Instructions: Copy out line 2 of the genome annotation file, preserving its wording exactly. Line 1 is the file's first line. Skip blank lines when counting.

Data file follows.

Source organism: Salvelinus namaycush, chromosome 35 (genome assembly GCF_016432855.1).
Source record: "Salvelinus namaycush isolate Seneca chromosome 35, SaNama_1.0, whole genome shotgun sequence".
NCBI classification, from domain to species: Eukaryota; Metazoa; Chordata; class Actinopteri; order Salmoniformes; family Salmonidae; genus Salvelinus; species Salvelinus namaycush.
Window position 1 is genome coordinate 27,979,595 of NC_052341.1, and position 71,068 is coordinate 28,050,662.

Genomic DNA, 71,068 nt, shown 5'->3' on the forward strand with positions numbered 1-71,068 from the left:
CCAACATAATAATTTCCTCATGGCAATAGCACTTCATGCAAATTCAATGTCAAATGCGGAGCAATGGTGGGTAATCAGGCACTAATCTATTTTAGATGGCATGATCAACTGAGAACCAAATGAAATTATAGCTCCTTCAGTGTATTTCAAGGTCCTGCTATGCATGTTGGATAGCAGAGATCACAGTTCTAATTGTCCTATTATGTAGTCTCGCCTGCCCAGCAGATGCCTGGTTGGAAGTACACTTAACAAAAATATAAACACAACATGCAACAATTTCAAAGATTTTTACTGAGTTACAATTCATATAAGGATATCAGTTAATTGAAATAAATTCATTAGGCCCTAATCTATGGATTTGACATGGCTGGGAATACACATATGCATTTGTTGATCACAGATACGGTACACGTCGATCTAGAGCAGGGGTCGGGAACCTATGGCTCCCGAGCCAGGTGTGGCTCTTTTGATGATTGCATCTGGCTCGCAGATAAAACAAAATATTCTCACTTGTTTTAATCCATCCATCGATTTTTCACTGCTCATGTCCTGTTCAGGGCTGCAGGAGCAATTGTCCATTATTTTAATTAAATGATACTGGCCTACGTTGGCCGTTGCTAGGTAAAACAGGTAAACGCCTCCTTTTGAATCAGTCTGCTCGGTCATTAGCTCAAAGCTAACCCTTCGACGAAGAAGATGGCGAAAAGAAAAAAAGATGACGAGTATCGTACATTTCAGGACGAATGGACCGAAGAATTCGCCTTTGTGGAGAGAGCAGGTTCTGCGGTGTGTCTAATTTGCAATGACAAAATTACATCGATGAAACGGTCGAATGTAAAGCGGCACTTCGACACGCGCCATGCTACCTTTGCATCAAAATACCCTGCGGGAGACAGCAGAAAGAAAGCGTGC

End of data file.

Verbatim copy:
Source record: "Salvelinus namaycush isolate Seneca chromosome 35, SaNama_1.0, whole genome shotgun sequence".